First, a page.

Letter abstract

Nature Physics 2, 821 - 825 (2006)
Published online: 5 November 2006 | doi:10.1038/nphys449

Subject Categories: Condensed-matter physics | Materials physics

Anisotropic scattering and anomalous normal-state transport in a high-temperature superconductor

M. Abdel-Jawad1, M. P. Kennett2, L. Balicas3, A. Carrington1, A. P. Mackenzie4, R. H. McKenzie5 & N. E. Hussey1


The metallic state of high-temperature copper-oxide superconductors, characterized by unusual and distinct temperature dependences in the transport properties1, 2, 3, 4, is markedly different from that of textbook metals. Despite intense theoretical efforts5, 6, 7, 8, 9, 10, 11, our limited understanding is impaired by our inability to determine experimentally the temperature and momentum dependence of the transport scattering rate. Here, we use a powerful magnetotransport probe to show that the resistivity and the Hall coefficient in highly doped Tl2Ba2CuO6+delta originate from two distinct inelastic scattering channels. One channel is due to conventional electron–electron scattering; the other is highly anisotropic, has the same symmetry as the superconducting gap and a magnitude that grows approximately linearly with temperature. The observed form and anisotropy place tight constraints on theories of the metallic state. Moreover, in heavily doped non-superconducting La2-xSrxCuO4, this anisotropic scattering term is absent12, suggesting an intimate connection between the origin of this scattering and superconductivity itself.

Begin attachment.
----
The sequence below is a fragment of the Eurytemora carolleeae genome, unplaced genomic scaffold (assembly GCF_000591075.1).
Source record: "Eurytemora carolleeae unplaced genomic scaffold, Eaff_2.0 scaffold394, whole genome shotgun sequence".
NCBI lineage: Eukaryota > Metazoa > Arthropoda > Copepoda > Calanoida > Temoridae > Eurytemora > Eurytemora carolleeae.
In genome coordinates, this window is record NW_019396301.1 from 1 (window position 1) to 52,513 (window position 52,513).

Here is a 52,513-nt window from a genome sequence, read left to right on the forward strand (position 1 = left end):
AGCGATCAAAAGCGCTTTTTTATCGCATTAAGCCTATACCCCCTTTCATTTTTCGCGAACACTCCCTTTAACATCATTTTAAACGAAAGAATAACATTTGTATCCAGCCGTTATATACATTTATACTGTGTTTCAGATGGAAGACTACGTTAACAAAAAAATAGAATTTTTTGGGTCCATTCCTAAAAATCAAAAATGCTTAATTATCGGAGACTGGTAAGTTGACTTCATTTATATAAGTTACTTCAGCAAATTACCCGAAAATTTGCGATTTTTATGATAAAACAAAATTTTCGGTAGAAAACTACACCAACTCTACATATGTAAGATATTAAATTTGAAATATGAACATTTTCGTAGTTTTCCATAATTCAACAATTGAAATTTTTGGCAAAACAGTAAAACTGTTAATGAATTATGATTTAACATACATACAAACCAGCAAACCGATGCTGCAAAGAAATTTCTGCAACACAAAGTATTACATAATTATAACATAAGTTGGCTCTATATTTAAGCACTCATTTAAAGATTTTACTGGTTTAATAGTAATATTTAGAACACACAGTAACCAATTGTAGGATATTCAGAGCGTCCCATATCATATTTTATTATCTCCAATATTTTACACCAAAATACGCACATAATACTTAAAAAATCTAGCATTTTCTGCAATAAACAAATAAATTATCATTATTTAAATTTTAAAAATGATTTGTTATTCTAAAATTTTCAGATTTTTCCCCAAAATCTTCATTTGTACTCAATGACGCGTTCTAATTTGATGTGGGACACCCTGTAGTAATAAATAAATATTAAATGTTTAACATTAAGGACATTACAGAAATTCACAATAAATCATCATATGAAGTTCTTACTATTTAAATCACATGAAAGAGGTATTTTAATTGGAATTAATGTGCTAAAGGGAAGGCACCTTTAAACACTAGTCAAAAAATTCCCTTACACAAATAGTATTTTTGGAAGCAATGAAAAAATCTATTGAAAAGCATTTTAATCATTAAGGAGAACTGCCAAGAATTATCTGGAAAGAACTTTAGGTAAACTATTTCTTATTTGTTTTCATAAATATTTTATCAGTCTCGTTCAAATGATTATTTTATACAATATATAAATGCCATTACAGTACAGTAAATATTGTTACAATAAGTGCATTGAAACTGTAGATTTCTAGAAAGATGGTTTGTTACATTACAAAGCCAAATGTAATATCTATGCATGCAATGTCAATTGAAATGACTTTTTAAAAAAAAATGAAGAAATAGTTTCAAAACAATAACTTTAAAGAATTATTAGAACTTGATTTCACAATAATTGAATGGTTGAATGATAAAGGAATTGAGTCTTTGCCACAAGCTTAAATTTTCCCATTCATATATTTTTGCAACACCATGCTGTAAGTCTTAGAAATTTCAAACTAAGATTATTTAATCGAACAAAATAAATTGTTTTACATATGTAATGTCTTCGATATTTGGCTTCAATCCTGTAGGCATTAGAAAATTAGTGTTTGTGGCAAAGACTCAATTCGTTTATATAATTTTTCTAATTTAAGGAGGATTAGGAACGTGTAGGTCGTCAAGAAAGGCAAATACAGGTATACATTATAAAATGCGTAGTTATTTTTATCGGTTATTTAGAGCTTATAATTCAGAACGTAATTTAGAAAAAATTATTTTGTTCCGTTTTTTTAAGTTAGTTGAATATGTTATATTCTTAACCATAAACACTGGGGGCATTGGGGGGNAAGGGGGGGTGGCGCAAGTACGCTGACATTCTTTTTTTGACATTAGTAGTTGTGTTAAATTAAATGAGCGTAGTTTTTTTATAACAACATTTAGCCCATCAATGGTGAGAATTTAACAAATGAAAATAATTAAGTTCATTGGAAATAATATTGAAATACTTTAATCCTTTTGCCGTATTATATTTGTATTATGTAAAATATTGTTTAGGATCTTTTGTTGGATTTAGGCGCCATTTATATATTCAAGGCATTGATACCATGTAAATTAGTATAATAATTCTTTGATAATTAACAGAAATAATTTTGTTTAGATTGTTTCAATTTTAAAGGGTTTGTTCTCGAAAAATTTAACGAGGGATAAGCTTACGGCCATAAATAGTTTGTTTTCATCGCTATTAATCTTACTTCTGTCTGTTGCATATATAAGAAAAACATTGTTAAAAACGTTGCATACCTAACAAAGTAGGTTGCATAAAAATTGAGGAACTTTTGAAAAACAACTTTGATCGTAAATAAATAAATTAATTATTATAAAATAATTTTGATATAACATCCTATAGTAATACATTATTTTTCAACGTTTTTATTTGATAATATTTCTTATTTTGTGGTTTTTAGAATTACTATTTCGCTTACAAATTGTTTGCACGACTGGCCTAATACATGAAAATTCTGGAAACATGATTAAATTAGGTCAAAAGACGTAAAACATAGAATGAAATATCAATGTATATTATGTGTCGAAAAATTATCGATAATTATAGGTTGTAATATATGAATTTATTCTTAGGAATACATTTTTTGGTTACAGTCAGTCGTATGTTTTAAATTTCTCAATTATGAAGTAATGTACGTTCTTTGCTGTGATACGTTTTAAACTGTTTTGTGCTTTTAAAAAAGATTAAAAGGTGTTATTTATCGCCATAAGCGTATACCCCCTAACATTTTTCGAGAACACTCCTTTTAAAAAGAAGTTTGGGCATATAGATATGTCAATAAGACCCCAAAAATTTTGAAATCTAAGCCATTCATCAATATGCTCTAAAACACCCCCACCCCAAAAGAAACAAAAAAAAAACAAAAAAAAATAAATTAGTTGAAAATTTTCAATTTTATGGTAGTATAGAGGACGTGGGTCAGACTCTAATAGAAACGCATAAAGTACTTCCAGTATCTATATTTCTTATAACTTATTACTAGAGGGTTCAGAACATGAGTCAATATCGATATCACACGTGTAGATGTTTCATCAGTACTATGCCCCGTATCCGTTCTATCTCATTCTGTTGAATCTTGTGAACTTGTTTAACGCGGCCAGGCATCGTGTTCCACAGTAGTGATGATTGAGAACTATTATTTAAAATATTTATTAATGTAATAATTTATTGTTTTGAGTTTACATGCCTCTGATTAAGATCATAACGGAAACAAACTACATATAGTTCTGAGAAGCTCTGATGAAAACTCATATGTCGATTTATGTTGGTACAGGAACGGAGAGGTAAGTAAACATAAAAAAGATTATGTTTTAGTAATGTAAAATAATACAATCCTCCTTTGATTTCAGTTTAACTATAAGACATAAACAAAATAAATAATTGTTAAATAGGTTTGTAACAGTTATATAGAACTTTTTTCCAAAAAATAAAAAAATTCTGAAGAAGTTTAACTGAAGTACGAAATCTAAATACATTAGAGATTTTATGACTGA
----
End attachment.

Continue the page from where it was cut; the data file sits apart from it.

1. H. H. Wills Physics Laboratory, University of Bristol, Tyndall Avenue, Bristol BS8 1TL, UK
  2. Physics Department, Simon Fraser University, 8888 University Drive, Burnaby, British Columbia V5A 1S6, Canada
  3. National High Magnetic Field Laboratory, Florida State University, Tallahassee, Florida 32306, USA
  4. School of Physics and Astronomy, University of St Andrews, St Andrews KY16 9SS, UK
  5. Physics Department, University of Queensland, Brisbane 4072, Australia

Correspondence to: N. E. Hussey1 e-mail: n.e.hussey@bristol.ac.uk


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